Know what Sukkot is and why we celebrate it
Understand the importance of a Sukkah
Learn about the objects associated with Sukkot
By the end of the lesson, the children will have understood the meaning and importance of Sukkot
- Brainstorm about Sukkot – recap prior knowledge about Sukkot. Encourage children to name any customs or traditions we have and do on Sukkot.
- Sukkot Introduction – (If possible,take children to the Sukkah, if not then ask children to imagine that they are in the Sukkah) Have a short introduction telling the children we will be learning about Sukkot and the Sukkah. Where are we standing? Why is it important? What is it used for? Ask children what it would be like to live in a Sukkah. Why would you like to live here? What is good and bad about living here? If the Sukkah is decorated, talk about the decorations and why we have them. If it is not, ask the class to imagine what the Sukkah will be like when it is decorated.
- Read the Sukkot Story – Teach the class about why we celebrate Sukkot. Story told in an interactive way: Use the children as a timeline to demonstrate how long ago it was, give them all characters, use puppets, simple words and ask them questions about what will happen next.
- Option 1: Sorting Sukkah Objects – Complete activity of choosing things to bring into the Sukkah and things that we would leave behind. Cut out, sort and stick down drawings of the different objects onto their suitcase templates. Older children may wish to draw their own objects and write a note as to why they would take them into the Sukkah.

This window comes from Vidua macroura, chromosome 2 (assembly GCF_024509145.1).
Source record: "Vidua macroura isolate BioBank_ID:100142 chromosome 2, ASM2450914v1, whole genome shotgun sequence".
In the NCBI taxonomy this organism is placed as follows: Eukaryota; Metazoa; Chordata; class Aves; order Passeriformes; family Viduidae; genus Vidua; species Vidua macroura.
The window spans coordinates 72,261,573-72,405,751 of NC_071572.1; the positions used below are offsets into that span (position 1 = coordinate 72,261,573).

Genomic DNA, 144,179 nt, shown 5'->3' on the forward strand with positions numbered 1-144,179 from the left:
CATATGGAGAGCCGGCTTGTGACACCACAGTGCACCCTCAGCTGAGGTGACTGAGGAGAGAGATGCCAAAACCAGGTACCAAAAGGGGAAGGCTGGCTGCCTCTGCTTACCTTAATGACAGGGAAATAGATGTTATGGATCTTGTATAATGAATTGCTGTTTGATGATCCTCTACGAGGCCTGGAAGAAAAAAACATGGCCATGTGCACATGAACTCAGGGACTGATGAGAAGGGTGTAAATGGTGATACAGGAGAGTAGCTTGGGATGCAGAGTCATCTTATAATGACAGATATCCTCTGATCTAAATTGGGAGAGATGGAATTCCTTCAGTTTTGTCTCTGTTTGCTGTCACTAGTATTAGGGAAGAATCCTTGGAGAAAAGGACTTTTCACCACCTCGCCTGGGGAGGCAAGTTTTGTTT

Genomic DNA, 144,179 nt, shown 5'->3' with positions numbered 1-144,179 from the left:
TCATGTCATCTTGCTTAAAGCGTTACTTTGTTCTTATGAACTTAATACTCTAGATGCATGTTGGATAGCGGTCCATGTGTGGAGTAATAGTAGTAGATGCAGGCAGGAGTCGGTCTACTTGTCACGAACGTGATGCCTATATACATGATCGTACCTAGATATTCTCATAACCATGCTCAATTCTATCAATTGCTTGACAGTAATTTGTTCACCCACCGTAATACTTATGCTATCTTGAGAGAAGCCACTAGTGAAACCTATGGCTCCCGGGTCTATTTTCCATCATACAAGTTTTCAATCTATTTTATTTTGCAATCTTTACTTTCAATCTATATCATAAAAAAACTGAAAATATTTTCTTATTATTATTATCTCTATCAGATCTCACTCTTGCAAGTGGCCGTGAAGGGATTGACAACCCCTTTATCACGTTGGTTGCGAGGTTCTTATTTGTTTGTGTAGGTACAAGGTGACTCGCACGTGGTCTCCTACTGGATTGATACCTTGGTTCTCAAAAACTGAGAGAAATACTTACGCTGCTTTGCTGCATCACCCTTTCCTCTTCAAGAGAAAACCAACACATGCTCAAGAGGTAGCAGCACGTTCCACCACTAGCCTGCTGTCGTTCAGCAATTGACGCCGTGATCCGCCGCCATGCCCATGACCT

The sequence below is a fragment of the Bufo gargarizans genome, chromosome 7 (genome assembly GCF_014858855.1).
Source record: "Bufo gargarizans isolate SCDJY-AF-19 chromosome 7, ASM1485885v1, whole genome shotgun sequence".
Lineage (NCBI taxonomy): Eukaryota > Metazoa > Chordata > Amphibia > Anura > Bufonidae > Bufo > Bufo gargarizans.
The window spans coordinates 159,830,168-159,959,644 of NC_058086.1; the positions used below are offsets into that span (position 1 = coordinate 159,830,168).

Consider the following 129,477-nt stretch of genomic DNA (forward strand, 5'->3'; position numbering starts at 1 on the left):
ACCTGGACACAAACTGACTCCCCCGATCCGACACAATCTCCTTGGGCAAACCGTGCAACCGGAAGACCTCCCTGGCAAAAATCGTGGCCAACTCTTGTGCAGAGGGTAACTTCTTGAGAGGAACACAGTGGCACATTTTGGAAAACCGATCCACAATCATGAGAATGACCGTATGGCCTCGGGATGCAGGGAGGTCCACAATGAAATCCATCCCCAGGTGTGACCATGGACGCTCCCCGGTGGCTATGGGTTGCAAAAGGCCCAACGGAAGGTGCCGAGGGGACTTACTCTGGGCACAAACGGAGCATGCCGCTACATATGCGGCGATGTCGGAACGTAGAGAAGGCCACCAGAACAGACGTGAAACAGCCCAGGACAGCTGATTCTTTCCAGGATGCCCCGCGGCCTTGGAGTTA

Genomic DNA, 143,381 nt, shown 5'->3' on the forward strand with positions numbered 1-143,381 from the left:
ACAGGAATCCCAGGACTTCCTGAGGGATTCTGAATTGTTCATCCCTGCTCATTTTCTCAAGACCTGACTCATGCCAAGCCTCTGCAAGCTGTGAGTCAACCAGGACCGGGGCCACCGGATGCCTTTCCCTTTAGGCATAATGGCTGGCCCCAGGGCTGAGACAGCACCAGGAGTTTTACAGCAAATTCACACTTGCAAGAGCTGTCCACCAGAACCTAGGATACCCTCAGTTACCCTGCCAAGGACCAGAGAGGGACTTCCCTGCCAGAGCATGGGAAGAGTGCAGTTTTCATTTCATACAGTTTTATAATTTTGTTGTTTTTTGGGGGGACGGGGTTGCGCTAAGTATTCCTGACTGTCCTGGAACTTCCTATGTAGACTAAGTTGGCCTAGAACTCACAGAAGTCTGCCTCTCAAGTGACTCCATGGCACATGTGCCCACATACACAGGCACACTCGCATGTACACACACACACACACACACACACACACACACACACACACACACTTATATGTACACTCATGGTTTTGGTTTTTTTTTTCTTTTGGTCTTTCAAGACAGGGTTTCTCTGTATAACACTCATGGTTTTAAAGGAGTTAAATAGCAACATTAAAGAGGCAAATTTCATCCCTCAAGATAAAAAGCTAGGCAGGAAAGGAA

- Option 3: Shoebox Sukkah – Show children examples of different types of The Sukkah, commenting on styles, decorations and how they are made. Using a shoebox or equivalent, use leaves as the roof, felt and tissue paper to make fruit or anything to decorate the sides. Pictures on card of people, table, chairs, bed and anything they would take in to the Sukkah. They should be able to look through the sides and see through the roof.
- Option 2:Lulav and Etrog – Make a Lulav and Etrog using sticks, tissue paper, coloured paper, felt and any other arts and crafts resources you wish. This can be very creative and use any resources. When completed, recite blessings and shake the Lulav and Etrog (in the Sukkah if possible).Whilst they are building, engage them on why they are putting in what they are, what they are putting in, why they need it. Questioning is very important to ensure that they understand what Sukkot is and why we celebrate it.
- Option 4: Sukkot Poem – Children to write their own rap or poem about Sukkot using any of the facts that they have learn in the lesson. Use the Etrog Template to write their poem inside.
- Sukkot Blessings – Children to read through / listen to the blessings associated with Sukkot.